Yet suspicions arose last winter when the department asked the Parma City Council for the new "training captain" position. The Northern Ohio Firefighters Union backed the request, but since the duties differed from those of a typical station captain, it asked for a new round of testing to determine the most qualified candidates. Department superiors would not compromise, workers say. They wanted to keep their existing list -- the one that had Moser at the top.
"It seemed they were creating a position just so they could promote George," one firefighter says.
Though the new position was approved, the debate between union and superiors stirred up acrimony. The department backed off, never requesting funds to fill the position.
Still, some firefighters remained appalled by what they saw as a power play, orchestrated by Moser's friends expressly for his benefit.
"He's got a lot of big hitters in his corner, and he plays on it," one firefighter says. "I think that creates a lot of bad feelings among everybody, especially how arrogant he is about it."
A member of Moser's crew recalls how Moser once nearly came to blows with a cop at a chaotic fire scene. When the crewman warned Moser that the incident could be grounds for suspension, the firefighter says Moser winked, grinned, and said, "I can get away with anything I want in this city."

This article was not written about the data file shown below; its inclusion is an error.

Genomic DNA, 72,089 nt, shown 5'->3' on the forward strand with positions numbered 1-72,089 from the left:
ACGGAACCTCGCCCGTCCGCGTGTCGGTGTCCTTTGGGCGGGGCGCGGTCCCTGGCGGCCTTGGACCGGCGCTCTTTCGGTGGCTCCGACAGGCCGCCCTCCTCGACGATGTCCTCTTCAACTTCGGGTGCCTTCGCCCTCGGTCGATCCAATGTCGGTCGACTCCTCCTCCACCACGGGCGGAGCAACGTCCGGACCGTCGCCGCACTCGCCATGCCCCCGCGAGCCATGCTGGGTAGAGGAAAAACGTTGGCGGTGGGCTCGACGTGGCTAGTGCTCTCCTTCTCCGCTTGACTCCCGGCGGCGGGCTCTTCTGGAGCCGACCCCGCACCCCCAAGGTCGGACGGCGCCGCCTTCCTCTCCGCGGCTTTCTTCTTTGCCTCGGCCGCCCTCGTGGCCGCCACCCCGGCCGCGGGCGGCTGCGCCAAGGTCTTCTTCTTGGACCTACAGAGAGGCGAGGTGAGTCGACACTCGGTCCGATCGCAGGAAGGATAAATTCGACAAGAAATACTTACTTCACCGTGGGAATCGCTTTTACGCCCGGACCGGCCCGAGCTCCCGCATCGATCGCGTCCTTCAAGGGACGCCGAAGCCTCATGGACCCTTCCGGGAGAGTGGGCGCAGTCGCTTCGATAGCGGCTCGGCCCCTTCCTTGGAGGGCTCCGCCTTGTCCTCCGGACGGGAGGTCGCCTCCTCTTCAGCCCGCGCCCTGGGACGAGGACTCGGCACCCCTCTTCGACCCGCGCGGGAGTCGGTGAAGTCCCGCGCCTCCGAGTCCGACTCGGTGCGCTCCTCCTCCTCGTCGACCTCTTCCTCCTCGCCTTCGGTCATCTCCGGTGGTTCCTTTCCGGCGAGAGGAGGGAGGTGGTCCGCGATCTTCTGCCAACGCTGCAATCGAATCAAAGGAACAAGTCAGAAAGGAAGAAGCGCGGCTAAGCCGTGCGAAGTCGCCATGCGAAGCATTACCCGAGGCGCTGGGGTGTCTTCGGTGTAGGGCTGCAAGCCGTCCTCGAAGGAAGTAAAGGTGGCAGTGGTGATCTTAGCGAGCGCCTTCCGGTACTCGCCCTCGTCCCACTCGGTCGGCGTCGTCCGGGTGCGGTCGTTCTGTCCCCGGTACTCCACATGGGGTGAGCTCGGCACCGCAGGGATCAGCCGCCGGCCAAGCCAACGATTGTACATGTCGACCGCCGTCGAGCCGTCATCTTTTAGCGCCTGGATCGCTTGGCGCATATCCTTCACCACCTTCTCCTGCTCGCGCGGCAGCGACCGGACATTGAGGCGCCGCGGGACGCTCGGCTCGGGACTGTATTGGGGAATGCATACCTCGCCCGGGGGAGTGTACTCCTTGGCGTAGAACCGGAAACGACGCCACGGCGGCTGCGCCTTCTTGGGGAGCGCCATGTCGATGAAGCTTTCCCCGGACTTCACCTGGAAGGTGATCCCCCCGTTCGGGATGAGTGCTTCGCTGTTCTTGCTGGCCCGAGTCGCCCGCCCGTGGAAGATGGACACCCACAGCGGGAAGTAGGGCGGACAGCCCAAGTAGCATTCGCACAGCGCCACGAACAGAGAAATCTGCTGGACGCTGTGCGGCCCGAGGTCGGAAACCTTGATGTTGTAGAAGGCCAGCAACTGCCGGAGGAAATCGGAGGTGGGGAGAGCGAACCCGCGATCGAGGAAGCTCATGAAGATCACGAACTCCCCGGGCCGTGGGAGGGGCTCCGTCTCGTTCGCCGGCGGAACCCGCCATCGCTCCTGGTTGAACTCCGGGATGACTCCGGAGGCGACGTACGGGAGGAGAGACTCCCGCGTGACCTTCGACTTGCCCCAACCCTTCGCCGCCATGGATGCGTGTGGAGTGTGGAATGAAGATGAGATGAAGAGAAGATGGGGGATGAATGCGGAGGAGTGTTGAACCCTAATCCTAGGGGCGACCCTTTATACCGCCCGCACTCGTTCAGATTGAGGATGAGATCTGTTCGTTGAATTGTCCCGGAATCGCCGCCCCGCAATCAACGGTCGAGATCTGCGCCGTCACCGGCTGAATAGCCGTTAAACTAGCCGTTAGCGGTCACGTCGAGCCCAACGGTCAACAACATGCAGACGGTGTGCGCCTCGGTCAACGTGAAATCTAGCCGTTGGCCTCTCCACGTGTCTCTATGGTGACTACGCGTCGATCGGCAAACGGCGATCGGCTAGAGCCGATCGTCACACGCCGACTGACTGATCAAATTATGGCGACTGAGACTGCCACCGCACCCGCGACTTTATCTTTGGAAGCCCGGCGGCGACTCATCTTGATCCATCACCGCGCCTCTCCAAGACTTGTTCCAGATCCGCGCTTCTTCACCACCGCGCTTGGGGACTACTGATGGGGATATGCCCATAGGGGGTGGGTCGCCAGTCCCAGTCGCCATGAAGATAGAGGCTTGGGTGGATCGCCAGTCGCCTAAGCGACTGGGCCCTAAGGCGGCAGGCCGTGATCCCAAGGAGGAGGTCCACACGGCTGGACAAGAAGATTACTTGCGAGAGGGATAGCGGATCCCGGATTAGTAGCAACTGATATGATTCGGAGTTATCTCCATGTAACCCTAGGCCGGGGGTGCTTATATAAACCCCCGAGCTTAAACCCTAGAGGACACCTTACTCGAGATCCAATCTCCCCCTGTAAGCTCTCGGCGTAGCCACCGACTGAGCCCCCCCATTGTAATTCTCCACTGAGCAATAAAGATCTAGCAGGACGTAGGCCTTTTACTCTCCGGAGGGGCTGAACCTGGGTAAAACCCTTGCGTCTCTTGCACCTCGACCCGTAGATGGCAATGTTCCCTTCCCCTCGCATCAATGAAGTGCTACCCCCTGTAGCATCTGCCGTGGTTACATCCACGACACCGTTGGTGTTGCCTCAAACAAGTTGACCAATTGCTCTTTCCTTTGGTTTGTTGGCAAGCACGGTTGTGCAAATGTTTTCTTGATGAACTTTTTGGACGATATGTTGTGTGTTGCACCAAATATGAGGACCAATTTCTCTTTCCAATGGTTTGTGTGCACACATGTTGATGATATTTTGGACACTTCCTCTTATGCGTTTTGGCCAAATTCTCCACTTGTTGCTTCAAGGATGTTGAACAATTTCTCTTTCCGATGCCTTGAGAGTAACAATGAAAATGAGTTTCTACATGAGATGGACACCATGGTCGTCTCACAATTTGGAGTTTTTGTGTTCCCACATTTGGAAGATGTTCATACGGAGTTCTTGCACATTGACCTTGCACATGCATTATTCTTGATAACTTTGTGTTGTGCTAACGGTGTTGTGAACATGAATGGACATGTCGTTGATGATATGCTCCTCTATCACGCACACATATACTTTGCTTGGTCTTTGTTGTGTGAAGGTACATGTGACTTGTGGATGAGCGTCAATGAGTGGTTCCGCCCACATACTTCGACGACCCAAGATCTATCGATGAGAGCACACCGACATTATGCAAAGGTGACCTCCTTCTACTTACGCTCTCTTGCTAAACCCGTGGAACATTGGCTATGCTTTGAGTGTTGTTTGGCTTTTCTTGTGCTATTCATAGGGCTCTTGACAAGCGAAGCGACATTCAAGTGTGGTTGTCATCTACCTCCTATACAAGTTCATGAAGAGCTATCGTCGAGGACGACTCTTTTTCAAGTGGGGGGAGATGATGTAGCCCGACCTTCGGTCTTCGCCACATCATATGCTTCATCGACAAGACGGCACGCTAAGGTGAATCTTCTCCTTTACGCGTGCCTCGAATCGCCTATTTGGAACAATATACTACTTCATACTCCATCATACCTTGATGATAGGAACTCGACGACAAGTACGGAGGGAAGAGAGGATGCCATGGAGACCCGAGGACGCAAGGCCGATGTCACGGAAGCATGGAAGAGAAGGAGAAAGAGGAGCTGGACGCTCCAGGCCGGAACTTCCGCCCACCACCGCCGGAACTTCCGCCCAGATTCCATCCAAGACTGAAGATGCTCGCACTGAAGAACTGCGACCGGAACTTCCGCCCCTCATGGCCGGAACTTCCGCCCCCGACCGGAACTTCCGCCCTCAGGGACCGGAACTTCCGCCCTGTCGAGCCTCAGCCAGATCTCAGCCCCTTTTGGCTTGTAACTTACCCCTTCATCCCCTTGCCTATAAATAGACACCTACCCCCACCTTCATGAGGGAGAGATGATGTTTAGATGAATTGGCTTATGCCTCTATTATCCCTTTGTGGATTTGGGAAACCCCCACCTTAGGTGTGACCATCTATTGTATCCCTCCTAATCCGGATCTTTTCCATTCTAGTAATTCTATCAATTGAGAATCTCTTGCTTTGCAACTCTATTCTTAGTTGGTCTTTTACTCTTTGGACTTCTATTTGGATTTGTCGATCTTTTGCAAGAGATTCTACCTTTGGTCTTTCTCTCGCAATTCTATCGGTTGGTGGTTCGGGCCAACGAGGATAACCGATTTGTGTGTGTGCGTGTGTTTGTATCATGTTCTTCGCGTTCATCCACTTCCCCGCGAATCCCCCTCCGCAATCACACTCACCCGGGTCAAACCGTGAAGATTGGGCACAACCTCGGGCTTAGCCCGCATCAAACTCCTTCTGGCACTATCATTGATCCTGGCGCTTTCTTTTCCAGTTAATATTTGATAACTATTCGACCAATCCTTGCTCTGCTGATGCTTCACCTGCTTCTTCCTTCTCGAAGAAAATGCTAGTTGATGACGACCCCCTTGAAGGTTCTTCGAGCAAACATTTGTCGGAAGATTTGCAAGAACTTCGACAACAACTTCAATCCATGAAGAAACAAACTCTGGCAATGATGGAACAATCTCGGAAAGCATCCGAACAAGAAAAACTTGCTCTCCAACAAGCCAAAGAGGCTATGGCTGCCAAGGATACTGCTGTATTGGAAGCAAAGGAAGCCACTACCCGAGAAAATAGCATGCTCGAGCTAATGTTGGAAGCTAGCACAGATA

Others nicknamed Moser "Lieutenant Do-for-Me," a reference to what they say is his worldview: "What can you do for me?" He is known to refer to himself in third person, asking critics, "Why are you so anti-Moser?"
By many accounts, the anti-Moser bandwagon had grown crowded by December 1999. That's when a tip showed up on the Bureau of Worker's Compensation website. It told of Moser's fall at Brandywine, the incident report he signed, and the job-related injury he claimed the next day.
The walls of the brotherhood would swiftly crumble.
Bureau investigators Steve Koler and Bob Sourek got a copy of the Brandywine report. Archer, who signed it as a witness, confirmed the skiing injury and referred investigators to several other witnesses. Firemen Bob Eiben, Jim Maradits, Todd Kulina, and Rick Kern all testified to the fall. Maradits even recalled videotaping the accident. Though he could not locate the tape four years later, he did tell investigators of a conversation that took place not long after the Brandywine event.
"Moser contacted him a few days after the accident occurred, regarding the videotape," the bureau's report says. "Maradits said Moser asked him to erase the tape."
Firefighter Tony Mlady provided investigators with another damning story. At a 1996 softball game, the report says, Mlady asked Moser about the knee, and "Moser said he had hurt it while skiing. Mlady asked Moser how he went to work the next day. Moser stated he ground his teeth until the first ambulance call and then fell. Moser then told Mlady he 'fucked up' because he filled out an incident report at Brandywine."
The bureau agrees with this point, though "fucked up" is not the technical term it employs. "Let's just say it didn't bode well for him," laughs spokesman Rob Glenn.